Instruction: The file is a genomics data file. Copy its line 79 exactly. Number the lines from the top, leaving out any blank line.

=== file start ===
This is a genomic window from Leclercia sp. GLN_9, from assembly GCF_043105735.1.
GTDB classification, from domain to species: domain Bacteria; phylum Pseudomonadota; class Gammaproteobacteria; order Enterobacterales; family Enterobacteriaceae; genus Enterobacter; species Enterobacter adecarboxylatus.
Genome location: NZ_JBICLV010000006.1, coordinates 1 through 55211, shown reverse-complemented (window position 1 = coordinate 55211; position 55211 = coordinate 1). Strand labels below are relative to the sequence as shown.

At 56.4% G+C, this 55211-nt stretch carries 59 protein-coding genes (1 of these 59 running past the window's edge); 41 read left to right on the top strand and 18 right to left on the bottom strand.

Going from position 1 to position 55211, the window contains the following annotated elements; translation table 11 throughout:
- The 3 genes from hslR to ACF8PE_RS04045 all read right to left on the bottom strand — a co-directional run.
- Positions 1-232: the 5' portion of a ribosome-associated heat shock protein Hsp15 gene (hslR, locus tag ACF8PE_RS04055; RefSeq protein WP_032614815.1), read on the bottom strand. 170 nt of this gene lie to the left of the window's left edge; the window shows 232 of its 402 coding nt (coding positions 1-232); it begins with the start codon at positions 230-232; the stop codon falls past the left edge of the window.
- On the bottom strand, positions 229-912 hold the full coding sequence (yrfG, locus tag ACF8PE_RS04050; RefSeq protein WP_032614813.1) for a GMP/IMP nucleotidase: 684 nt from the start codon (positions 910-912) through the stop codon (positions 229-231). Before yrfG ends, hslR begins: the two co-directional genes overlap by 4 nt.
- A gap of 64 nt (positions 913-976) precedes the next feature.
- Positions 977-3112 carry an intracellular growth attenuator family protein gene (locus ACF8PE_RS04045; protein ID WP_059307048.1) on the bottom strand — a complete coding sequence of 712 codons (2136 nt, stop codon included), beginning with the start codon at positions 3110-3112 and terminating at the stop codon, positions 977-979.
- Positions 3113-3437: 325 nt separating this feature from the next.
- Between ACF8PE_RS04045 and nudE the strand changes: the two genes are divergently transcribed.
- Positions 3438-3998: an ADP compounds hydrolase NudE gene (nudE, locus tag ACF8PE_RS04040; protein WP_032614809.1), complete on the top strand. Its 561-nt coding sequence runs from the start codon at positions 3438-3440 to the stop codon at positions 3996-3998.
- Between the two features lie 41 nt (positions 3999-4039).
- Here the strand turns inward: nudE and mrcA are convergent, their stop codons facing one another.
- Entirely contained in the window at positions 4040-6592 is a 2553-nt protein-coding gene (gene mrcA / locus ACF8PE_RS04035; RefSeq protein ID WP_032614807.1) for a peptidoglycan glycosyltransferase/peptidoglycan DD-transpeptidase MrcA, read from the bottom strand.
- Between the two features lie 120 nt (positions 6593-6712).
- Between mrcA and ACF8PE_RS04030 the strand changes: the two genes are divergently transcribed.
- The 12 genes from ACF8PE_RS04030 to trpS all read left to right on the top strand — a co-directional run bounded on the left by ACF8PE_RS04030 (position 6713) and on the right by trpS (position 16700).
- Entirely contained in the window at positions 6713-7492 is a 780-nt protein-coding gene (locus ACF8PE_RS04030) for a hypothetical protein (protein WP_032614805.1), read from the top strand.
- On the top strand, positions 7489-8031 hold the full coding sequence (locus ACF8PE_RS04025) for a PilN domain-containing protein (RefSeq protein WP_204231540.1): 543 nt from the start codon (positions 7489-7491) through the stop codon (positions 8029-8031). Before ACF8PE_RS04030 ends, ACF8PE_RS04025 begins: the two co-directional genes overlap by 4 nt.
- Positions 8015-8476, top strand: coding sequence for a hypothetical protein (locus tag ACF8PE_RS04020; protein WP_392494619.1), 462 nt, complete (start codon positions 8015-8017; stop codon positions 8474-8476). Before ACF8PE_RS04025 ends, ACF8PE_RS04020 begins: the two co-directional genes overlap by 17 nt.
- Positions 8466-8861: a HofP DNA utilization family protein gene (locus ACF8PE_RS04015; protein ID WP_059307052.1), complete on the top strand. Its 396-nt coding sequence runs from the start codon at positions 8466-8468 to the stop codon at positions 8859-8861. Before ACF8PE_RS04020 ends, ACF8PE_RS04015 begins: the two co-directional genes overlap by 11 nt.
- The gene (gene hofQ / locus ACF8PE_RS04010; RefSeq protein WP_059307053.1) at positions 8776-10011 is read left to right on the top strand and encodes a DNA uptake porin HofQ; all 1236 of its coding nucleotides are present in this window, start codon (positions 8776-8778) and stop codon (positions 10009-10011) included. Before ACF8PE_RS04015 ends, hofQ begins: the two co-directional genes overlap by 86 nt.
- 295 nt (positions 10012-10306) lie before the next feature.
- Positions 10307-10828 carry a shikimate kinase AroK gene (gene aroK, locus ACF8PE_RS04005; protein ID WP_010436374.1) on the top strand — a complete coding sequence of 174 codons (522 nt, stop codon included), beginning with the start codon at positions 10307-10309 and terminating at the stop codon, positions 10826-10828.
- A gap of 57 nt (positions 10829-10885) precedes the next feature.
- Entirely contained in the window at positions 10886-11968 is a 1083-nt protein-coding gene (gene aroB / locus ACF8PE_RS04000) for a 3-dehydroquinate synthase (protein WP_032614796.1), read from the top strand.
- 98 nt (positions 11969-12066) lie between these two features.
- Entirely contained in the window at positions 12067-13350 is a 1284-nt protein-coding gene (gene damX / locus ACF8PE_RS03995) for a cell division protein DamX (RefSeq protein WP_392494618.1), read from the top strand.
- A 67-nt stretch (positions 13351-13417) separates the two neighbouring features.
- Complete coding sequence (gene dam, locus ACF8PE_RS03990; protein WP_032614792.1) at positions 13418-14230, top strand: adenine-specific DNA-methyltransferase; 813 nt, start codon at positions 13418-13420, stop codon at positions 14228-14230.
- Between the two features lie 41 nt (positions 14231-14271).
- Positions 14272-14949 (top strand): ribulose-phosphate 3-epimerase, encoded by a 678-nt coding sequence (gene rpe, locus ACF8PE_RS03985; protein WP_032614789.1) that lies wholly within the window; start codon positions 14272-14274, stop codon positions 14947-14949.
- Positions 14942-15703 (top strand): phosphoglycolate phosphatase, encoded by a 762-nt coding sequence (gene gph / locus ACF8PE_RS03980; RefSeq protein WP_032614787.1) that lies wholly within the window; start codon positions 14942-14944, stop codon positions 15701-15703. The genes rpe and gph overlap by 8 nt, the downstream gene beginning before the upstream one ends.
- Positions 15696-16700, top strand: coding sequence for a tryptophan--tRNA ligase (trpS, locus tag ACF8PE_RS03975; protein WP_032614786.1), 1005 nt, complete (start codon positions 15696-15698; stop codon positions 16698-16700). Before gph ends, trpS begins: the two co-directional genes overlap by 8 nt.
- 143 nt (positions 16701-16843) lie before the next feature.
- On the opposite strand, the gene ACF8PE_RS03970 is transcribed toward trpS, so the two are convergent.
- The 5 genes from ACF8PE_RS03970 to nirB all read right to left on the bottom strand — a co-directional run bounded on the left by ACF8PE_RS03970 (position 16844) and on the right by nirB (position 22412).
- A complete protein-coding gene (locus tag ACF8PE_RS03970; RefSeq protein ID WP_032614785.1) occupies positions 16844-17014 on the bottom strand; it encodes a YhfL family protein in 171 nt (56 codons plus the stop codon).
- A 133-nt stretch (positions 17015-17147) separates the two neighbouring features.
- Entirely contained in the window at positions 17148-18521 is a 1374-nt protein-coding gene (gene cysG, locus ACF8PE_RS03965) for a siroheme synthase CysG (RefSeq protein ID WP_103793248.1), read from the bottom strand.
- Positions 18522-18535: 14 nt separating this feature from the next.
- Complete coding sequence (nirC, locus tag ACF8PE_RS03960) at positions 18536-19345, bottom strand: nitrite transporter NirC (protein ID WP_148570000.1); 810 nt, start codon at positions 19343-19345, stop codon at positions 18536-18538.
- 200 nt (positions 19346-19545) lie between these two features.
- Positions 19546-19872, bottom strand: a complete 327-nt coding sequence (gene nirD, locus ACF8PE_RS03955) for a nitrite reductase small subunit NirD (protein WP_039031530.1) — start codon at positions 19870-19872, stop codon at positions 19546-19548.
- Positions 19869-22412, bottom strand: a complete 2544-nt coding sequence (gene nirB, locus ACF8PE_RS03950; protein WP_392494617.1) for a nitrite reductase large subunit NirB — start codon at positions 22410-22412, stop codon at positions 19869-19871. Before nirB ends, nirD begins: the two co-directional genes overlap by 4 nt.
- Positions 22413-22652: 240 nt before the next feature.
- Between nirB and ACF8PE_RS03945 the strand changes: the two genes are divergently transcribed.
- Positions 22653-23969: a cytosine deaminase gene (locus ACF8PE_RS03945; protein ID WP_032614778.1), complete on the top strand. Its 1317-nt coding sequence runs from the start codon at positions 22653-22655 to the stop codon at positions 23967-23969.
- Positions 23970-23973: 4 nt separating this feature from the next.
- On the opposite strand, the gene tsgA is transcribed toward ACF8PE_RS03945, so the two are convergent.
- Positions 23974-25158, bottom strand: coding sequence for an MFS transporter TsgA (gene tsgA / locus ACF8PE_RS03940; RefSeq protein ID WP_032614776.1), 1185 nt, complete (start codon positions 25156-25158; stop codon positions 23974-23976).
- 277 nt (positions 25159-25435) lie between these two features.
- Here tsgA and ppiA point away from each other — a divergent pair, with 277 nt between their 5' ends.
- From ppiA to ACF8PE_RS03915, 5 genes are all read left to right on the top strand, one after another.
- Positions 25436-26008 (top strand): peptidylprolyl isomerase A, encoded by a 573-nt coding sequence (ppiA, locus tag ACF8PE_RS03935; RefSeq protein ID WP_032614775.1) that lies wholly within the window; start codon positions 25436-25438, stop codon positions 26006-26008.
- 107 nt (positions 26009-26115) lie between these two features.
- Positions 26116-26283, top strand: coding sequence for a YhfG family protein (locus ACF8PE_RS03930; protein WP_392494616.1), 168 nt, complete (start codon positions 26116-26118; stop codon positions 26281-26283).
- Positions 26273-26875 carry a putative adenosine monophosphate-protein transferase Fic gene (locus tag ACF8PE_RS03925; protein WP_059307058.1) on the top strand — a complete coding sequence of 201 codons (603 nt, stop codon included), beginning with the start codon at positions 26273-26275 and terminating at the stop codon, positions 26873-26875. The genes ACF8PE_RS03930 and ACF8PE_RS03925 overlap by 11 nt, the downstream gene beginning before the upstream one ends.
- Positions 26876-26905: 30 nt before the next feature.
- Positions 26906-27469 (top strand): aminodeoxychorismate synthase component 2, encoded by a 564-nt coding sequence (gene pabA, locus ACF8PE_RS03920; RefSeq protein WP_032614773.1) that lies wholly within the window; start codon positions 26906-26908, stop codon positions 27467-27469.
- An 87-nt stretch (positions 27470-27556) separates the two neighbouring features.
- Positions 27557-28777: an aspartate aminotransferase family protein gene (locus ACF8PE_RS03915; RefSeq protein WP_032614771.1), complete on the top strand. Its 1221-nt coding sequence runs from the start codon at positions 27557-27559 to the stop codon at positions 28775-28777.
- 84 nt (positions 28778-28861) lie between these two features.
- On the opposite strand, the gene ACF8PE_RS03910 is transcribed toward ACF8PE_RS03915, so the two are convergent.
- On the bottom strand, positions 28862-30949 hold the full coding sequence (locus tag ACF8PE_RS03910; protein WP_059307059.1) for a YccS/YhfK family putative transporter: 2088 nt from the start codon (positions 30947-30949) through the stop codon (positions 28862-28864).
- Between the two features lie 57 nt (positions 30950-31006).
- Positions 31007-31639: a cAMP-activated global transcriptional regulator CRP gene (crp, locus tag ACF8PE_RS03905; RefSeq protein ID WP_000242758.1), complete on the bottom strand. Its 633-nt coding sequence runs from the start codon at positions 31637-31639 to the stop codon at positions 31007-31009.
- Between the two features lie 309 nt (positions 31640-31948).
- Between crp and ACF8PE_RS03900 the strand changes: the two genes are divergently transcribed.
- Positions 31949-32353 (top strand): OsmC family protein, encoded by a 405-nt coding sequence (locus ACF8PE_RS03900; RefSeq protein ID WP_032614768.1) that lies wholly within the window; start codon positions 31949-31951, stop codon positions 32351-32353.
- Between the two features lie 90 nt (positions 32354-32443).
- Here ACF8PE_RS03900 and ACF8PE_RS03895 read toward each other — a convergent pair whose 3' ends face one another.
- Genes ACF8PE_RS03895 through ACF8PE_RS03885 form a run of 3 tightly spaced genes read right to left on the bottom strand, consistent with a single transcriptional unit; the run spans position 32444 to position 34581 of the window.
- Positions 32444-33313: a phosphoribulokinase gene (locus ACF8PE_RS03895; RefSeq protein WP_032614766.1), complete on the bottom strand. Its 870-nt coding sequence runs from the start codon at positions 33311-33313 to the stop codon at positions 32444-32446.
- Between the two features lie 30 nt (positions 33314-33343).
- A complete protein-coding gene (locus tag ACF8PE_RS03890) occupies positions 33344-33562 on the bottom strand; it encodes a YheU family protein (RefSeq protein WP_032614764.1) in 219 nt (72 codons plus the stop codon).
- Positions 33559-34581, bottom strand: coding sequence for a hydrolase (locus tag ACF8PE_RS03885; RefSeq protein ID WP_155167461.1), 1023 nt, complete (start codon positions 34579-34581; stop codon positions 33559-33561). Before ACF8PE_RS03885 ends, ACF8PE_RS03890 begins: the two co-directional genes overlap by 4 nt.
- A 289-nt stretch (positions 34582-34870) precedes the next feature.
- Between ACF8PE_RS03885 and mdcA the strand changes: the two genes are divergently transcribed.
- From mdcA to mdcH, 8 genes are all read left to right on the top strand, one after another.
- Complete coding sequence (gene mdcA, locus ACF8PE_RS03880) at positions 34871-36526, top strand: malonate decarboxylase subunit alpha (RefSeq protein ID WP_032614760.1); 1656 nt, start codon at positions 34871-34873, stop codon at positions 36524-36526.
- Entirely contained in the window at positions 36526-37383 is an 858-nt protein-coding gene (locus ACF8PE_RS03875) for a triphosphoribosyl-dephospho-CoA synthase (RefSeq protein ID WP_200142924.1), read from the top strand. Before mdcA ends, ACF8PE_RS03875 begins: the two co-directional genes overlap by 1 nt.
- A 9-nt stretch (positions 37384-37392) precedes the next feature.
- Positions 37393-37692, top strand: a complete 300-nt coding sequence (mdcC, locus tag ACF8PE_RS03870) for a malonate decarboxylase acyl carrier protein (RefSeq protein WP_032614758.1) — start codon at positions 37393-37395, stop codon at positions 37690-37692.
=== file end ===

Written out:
- Positions 33559-34581, bottom strand: coding sequence for a hydrolase (locus tag ACF8PE_RS03885; RefSeq protein ID WP_155167461.1), 1023 nt, complete (start codon positions 34579-34581; stop codon positions 33559-33561). Before ACF8PE_RS03885 ends, ACF8PE_RS03890 begins: the two co-directional genes overlap by 4 nt.